Taking the witness stand for the third day in a row in his own murder trial, Robert Durst delved into his relationship with his best friend Susan Berman, whom he’s accused of killing in 2000.
Continuing his testimony to Attorney Dick DeGuerin, Durst picked up where he left off Wednesday when he testified about the disappearance of his first wife, Kathleen McCormack, and the last time he saw her in 1982. On Thursday, he explained that he wanted to offer a reward in her disappearance, but that he was discouraged by police officers who said it would “muddy the waters” of the investigation.
Then, he explained, there was a discussion of how to handle the situation in the media — he testified that Berman told him to hire a PR firm because he was getting calls from reporters about the disappearance of McCormack. At that point, Durst said he brought up to investigators that his close friend and confidante, Berman, was media savvy. The Durst Organization did not want to hire a PR firm because it would seem like they “had something to hide,” Durst said. By March 1982, a month after McCormack’s disappearance, it became “evident” to Durst that the investigation had been put on the back burner, but Durst said he never lost hope in trying to find his wife. However, he went “back to doing” what he did before, being an executive at the family real estate company.
The testimony then went deeper into his relationship with Berman, whom he met in 1967 when she was a student at UCLA in Los Angeles. He expressed that the two were never “boyfriend, girlfriend or lovers,” and insisted that the two never shared a hotel room when they went on vacations together.
In 2000, he said he got so panicked when then-Westchester County, New York District Attorney Jeanine Pirro said in October 2000 that she was going to reopen the case of McCormack’s disappearance, that he flew to Dallas, bought a wig and drove to Galveston, where he “rented out a cheap apartment, and planned on hiding out there.” He said he made sure not to use his cell phone, credit cards or checks to remain untraceable, but went to the Rosenberg Library to look himself up and make sure there weren’t any stories written about him. He also made plans to travel to Los Angeles to spend Christmas with Berman after he had moved to Galveston in 2000.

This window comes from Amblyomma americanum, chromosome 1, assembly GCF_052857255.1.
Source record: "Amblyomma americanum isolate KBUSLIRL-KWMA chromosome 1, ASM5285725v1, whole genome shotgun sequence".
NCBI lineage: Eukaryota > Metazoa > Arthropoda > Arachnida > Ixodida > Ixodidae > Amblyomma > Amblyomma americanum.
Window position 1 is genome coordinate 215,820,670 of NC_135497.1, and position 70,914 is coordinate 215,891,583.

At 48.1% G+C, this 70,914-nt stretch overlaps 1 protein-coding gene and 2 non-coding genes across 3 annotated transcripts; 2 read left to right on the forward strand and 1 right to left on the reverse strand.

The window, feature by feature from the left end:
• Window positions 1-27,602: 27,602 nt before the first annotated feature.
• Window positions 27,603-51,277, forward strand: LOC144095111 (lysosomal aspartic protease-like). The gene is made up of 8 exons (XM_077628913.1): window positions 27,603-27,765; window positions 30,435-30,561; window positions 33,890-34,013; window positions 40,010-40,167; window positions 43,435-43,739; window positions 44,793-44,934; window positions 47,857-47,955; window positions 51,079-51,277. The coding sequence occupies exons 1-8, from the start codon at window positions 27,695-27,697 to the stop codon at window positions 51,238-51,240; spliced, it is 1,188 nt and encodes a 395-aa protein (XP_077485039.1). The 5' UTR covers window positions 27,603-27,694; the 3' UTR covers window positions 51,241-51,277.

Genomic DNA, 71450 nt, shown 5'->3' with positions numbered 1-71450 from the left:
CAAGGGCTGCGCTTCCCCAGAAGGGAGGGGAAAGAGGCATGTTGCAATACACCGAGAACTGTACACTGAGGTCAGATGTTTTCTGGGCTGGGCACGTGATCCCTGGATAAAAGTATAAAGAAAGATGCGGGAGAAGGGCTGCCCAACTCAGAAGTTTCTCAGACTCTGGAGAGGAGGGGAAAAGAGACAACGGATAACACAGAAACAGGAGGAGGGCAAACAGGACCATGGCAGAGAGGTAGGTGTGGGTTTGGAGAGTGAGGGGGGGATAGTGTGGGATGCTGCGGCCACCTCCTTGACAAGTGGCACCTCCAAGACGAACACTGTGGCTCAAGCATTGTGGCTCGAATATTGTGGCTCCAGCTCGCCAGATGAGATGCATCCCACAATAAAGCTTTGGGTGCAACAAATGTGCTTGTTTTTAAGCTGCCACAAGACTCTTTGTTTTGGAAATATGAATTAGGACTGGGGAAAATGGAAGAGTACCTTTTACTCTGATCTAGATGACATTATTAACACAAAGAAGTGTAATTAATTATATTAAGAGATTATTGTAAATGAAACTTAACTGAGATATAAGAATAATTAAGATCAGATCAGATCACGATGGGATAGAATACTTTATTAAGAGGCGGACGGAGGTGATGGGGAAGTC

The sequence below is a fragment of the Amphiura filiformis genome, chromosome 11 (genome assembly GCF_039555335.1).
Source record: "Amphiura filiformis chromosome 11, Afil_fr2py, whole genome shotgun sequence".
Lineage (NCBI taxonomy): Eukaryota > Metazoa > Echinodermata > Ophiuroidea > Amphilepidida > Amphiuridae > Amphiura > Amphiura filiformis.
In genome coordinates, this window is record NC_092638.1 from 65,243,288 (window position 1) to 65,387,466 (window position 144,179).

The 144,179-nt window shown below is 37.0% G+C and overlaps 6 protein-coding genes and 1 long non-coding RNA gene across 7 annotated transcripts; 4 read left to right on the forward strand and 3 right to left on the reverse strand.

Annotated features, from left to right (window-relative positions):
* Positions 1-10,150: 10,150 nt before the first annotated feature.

He went on to detail that Berman’s financial situation “was not good” and that he would give her money when she asked for it, including checks sent in March 1999, almost a year and a half before Pirro got involved with McCormack’s case.
Pirro never charged him with anything, but he said he remained scared, nonetheless.
DeGuerin was finally getting to the days leading up to Berman’s 2000 murder, including Durst’s whereabouts and drive from San Francisco to Los Angeles to visit her, but the court was adjourned on a cliffhanger until Monday at 9 a.m.
Robert Durst, the real estate heir and the subject of the HBO docuseries “The Jinx” that aired recorded audio of him seeming to confess to killings, has pleaded not guilty for the 2000 murder of Susan Berman. His trial first began on March 4 but was soon postponed to April 6 due to the pandemic. By late March, a spokesperson for the Superior Court of California said that the proceedings would be delayed once again to May 26. The date had been postponed for a third time to June 23, and then again to July.
Durst was arrested in March 2015 by FBI agents in New Orleans, one day before the finale of HBO’s “The Jinx,” which chronicled Durst’s life and the death of three people close to him — Berman, his first wife, Kathleen McCormack, and a neighbor in Galveston, Texas. Durst was previously acquitted of murder in Texas after he said he killed and dismembered his neighbor, Morris Black, in self-defense in September 2001.
You can watch his testimony here.